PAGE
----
Having said this, and feeling like the whole point of this blog is to say something, I’ll say that there are all kinds of flaws in Tolkein. The reverence with which some people approach his work, and the issuing of every single piece, it seems, of material he wrote to prepare for the trilogy, seems completely unwarranted. I know that there are classes offered in Tolkein as I’ve spoken with people who have taken them. I can imagine devoting a few classes to the work in a larger course, but a full course seems to me a desperate measure by untenured faculty to offer something–anything–which will boost their enrollment. The best use of Tolkein is to read the novels, not to study them.

One of the common praises sung of Tolkein is that he “invented a whole world” and “invented entire languages” that people spoke. These praises are generally presented with an endearing type of fanboy credulousness. But while Tolkein is certainly, in his creation of Middle Earth, hugely inventive, what is actually more interesting to me, reading it, is the extent to which it is visible that he did not invent out of whole cloth. This doesn’t make it less of a creation, but rather gives a sense of what it actually means to create. It’s not that there’s nothing new under the sun, because that’s not true. History doesn’t just repeat itself despite the cliche.

And so what’s interesting is not the extent to which Tolkein doesn’t invent something new. What he was clearly trying to do was to create a novelistic approximation of the type of otherworldliness one encounters in pre-Christian English literature, Beowulf specifically, and also like the various Scandinavian sagas. That literature presents worlds very different from the ones we inhabit. There’s magic, for example. Yet they are written not as fantasy, or not seeming to be as fantasy, but rather as a record of how things were, magic included. Behind the formal execution of those works, the actual words on a page, there is a full conception of a way the world works, or worked we would say from our current vantage point.

So, we should not say that the world of Tolkein’s is actually different than our own. A quick google reveals all kinds of predictable discussion about the underlying racism of Tolkein’s presentation. Predictable in that it’s not hard to see in the reading of it, and predictable how lots of people try to pretend it’s not there. This bit describes the problem well:

Tolkien did not write in a vacuum. Caught up in a generation of global war that profoundly and permanently altered British culture, he saw the world in terms Samuel Huntington might have recognized: the “clash of civilizations” in which East and West are pitted against one another. It is not a coincidence that Tolkien locates evil in Middle Earth in the East and South, or that the Haradrim mercenaries recruited by Saruman are readily identifiable as North African Arabs. Nor is it a coincidence that the dividing line between good and evil, the river Isen, is a homonym of the common German surname Eisen, and is given the same meaning (“iron”).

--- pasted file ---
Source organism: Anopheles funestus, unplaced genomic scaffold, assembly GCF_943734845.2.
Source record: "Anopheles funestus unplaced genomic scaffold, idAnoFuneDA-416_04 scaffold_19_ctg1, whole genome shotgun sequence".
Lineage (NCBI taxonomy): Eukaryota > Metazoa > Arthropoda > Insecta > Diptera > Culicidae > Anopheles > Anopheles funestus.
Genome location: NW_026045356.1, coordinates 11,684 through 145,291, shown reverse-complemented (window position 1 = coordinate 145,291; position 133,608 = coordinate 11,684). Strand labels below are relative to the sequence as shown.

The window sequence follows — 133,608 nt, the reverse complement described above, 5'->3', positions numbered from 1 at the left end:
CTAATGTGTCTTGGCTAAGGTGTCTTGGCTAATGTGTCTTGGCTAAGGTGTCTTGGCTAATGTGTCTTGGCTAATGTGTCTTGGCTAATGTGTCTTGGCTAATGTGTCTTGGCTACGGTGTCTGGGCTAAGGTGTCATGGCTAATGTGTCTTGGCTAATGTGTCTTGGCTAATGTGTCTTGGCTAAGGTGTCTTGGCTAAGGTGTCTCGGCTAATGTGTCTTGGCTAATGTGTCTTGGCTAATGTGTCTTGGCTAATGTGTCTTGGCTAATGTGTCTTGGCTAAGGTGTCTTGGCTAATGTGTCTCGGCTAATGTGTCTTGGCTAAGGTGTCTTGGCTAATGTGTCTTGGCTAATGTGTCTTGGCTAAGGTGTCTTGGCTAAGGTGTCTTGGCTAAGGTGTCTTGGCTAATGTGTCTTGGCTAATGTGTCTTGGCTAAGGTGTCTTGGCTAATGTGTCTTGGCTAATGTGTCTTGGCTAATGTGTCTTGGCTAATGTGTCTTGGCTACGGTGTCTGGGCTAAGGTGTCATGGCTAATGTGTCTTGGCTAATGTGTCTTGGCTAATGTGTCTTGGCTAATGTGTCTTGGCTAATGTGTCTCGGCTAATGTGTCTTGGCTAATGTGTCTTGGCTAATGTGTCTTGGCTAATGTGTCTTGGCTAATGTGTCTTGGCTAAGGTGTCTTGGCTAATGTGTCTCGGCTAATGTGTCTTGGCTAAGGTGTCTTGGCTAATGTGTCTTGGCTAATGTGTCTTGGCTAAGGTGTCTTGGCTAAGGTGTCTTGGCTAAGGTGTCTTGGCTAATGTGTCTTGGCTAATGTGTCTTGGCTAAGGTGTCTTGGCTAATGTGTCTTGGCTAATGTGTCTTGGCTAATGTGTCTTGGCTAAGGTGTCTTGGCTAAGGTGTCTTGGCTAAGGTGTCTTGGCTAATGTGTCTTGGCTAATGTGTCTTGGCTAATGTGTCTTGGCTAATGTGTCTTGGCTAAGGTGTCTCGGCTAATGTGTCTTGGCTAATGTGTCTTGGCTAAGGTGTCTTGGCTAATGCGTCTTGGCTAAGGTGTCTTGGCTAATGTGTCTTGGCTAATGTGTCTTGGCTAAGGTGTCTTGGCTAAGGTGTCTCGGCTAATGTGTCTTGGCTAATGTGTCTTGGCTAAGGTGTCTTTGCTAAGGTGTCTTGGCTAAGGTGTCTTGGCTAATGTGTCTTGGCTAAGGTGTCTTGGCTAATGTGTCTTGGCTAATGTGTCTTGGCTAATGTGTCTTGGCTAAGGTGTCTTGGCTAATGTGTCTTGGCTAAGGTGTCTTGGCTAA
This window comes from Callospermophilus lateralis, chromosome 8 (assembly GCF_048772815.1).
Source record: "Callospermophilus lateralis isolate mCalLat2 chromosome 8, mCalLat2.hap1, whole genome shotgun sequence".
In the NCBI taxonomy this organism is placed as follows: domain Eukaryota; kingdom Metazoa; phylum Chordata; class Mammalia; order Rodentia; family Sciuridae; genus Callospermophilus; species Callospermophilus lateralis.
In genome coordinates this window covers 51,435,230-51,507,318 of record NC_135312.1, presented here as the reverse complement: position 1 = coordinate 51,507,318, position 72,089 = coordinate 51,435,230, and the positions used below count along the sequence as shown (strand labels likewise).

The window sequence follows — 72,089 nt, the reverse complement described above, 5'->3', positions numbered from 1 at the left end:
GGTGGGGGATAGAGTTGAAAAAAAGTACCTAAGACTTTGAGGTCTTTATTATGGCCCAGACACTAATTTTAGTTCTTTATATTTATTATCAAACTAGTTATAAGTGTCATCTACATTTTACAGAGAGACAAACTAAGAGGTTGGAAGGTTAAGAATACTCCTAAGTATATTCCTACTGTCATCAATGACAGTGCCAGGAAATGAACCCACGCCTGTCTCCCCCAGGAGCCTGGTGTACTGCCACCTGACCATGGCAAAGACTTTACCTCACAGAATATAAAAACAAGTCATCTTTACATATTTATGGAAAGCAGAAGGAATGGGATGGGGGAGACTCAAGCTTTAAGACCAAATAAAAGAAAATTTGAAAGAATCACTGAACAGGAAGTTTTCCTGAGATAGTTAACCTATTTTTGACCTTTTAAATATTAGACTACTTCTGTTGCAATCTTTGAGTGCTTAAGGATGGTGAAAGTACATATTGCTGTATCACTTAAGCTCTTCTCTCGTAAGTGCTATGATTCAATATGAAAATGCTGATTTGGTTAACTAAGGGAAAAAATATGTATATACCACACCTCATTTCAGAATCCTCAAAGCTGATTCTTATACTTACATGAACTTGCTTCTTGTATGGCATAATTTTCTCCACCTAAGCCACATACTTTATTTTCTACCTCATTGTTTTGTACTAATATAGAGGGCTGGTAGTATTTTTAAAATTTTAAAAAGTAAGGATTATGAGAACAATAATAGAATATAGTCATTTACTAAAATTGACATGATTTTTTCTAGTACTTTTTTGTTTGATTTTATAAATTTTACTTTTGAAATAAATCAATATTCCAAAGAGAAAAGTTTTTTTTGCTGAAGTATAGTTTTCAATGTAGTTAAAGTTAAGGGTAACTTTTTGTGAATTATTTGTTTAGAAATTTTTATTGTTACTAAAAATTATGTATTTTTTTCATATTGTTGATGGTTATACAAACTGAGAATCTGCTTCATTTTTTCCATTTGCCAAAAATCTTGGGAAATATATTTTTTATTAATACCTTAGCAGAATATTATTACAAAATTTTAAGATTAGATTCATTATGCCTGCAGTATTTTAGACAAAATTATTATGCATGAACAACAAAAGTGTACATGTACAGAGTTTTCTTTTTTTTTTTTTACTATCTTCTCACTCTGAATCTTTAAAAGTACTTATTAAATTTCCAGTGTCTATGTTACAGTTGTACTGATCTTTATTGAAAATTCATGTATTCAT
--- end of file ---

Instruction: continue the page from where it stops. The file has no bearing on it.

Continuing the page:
I will say that I was shocked but not surprised that at one point Orcs referred to some of the Rohirrim–people from Rohan–as “white skins.” It just made it all clear.

This isn’t about Tolkein as much as it is about how one goes about creating art. Tolkein clearly saw the world in a way that reflected the racism of the British Empire in which he grew up and which he defended. I can get past that. It doesn’t make him a bad writer. God help me if it’s only my worst qualities that count. What’s interesting to me is how generally well Tolkein actually does in presenting his world with an air of versimilitude. It’s only in moments like that use of “white skins” that the fictive nature of the endeavor peeks through. Really, it’s very good.

The same applies to Tolkein’s “invented” languages. Rohirrim, a plural, is a good example. Yes, Tolkein put a lot of effort into inventing an elfish language, etc. But the “-im” plural rang really familiar to me when I read it. It was one of those moments where, despite the best efforts of the author, the fictive nature of the novel becomes visible. It’s like a scene in a movie where you see the overhead mic dip onto the screen. The source for this plural–at least as it reads, which is the real test–would be seraphim & cherubim. My point is not that Tolkein wasn’t inventive, but that what he invented didn’t come out of nowhere.

The big problem in Tolkein, as a read, is the massive contrast between the thoughtfulness of the setting and the shallowness of the characterization. As I start to read The Return of the King, Gandalf is developing some depth as a character. Memory is imperfect, so maybe it was on display in The Two Towers as well. Here’s Gandalf, the wonderful celestial being, who flies off the handle at the slightest inconvenience. Not horribly interesting, but complex in a way that none of the other major characters are. None, except Gollum.

We'll tip our hat to Ralph Bakshi.

We’ll tip our hat to Ralph Bakshi.